'˜Profound impact' of floods was predicted
A new report on the 2017 floods shows just how accurately the Department for Infrastructure's (DfI) risk models pinpointed exactly which areas of Altnagelvin, Drumahoe and Eglinton would be affected by such a disaster.
The review acknowledges that the flooding of many of the 400 homes affected over August 22 and 23 last had been forecast with remarkable accuracy.
Heat maps of homes affected in Ivy Mead (Altnagelvin) and in Dunverne Gardens and St. Canice’s Park (Eglinton), for example, correlate exactly with what the Rivers Agency’s models predicted would happen in the event of major flooding at the Faughan and Burnagibbagh in Drumahoe, and at the Muff and Castle rivers in Eglinton.
Newly completed by DfI, Derry City & Strabane District Council and The Executive Office (TEO), the report states: “Flood waters rose to depths of 1.3m in some properties in Ivy Mead, Drumahoe and 600mm in Dunverne Gardens, Eglinton.
“There were also reports of water rising to over 2m in properties in other parts of Drumahoe.”
It further states: “In general terms the areas affected by the flooding correlated with predicted flood inundation areas as outlined in the DfI Flood Hazard and Risk Maps that have been developed as a result of the implementation of the EU Floods Directive.”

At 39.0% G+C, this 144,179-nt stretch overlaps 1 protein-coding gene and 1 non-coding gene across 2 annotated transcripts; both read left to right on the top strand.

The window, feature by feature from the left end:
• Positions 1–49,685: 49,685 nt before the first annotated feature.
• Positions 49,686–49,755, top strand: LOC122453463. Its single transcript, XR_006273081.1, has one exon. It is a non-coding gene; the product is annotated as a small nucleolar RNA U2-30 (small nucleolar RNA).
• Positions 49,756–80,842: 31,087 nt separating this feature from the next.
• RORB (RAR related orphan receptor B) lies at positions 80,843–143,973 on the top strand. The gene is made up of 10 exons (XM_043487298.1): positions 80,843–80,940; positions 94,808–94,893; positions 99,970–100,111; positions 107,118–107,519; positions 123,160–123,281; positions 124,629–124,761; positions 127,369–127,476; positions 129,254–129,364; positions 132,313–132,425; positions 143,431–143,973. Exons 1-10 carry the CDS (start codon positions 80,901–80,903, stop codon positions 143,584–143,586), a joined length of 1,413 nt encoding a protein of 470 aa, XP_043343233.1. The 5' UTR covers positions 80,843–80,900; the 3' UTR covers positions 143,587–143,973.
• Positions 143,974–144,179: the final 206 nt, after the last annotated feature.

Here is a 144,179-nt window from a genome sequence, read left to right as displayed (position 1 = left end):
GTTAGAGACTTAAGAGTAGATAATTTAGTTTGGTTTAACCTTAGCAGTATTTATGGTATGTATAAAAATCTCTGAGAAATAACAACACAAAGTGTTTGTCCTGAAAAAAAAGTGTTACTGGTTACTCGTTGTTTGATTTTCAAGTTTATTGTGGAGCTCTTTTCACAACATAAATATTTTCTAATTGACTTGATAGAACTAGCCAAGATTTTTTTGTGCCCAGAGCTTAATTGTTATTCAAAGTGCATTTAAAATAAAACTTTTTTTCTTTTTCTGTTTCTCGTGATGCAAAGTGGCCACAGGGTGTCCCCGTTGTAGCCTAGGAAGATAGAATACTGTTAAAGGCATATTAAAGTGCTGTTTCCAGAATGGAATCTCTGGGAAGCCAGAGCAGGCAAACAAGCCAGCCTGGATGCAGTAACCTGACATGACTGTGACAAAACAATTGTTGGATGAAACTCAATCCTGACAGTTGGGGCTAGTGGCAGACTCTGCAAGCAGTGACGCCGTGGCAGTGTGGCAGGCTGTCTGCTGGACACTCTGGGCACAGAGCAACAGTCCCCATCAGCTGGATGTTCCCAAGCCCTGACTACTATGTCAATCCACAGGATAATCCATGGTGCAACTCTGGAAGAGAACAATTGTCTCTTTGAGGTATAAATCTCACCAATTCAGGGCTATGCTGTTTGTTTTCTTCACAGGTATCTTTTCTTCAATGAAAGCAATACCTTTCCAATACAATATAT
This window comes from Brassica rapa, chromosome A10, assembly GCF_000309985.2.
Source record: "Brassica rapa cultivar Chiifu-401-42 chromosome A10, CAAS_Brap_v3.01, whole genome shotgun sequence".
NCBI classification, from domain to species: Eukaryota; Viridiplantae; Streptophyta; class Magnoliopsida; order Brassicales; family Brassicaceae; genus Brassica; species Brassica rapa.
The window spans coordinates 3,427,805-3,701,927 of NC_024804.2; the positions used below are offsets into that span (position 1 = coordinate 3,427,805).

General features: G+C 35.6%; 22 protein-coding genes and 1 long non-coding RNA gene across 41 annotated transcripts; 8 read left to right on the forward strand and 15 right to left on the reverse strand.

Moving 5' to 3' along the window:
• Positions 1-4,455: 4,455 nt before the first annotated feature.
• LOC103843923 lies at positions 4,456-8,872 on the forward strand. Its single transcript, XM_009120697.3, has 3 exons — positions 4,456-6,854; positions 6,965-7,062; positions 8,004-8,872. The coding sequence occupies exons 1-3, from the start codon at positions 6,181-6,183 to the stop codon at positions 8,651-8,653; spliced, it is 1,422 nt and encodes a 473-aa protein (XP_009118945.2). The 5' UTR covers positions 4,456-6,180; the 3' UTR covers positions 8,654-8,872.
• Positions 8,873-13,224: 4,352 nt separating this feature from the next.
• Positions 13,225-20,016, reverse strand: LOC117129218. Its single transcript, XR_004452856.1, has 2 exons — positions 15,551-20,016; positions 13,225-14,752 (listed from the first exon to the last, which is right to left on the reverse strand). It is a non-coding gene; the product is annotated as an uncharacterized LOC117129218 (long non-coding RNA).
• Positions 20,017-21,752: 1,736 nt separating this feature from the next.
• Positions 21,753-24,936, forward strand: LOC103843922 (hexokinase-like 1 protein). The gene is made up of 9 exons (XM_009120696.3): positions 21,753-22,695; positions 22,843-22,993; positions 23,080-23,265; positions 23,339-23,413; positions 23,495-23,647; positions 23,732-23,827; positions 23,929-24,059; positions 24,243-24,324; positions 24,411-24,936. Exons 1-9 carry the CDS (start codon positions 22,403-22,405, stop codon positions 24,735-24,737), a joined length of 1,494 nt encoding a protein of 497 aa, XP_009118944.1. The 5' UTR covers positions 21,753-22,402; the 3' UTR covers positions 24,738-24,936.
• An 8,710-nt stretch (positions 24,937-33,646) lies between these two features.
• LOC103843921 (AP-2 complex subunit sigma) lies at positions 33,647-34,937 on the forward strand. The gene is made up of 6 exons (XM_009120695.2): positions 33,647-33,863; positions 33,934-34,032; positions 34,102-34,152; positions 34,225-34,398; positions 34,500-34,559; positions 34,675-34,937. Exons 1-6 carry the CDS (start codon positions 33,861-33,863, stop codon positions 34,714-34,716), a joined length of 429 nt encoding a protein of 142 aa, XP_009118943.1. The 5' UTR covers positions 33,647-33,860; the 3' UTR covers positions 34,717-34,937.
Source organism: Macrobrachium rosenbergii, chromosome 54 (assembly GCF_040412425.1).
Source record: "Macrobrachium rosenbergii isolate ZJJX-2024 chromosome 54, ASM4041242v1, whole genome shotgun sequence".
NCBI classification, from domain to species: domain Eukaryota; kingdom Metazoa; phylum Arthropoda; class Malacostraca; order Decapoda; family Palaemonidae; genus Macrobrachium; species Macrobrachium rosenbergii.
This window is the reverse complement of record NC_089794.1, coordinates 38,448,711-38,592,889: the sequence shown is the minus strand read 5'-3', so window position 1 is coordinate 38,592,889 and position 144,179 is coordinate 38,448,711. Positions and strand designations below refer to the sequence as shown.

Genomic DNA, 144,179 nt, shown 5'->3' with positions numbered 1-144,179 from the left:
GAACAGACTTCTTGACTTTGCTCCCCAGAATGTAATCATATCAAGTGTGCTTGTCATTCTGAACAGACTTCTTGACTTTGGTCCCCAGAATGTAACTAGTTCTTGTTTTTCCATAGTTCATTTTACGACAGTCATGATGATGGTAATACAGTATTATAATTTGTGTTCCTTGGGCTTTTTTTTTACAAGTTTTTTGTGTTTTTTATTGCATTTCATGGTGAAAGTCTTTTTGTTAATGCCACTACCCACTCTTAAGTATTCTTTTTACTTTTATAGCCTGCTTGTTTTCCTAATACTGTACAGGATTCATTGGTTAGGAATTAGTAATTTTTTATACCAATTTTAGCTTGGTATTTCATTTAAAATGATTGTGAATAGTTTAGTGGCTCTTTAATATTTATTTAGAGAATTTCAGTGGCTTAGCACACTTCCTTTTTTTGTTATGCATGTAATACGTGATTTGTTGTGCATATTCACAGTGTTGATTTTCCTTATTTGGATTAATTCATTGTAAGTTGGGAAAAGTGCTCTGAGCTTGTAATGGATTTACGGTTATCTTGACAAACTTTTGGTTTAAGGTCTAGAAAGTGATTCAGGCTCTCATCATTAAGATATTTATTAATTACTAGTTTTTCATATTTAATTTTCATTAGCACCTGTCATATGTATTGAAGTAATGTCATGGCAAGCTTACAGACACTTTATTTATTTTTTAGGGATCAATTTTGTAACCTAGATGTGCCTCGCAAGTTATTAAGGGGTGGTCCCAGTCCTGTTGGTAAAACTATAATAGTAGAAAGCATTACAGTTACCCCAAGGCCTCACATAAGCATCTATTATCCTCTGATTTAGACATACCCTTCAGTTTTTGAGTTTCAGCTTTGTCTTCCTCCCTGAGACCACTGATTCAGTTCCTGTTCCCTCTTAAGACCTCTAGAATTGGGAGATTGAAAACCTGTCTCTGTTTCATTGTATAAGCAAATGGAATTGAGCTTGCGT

The authors acknowledge that the havoc wrought by the descent of 63 per cent of the average August rainfall in the space of just nine hours last year has had “a profound, and in many cases lasting, impact on the lives of local people, businesses and agricultural land in the areas affected”.
The evaluation praises the various organisations and first responders who helped co-ordinate the emergency response but also recommends that all of the statutory agencies learn lessons from what happened and beef up their response capacities.
It notes: “Historically, regional flood risk planning policies in Northern Ireland have been very robust when compared to Great Britain and other parts of Europe.
“The flooding in the North West has clearly reinforced the need for robust planning and flood risk polices to remain as local councils take forward their Local Development Plans.”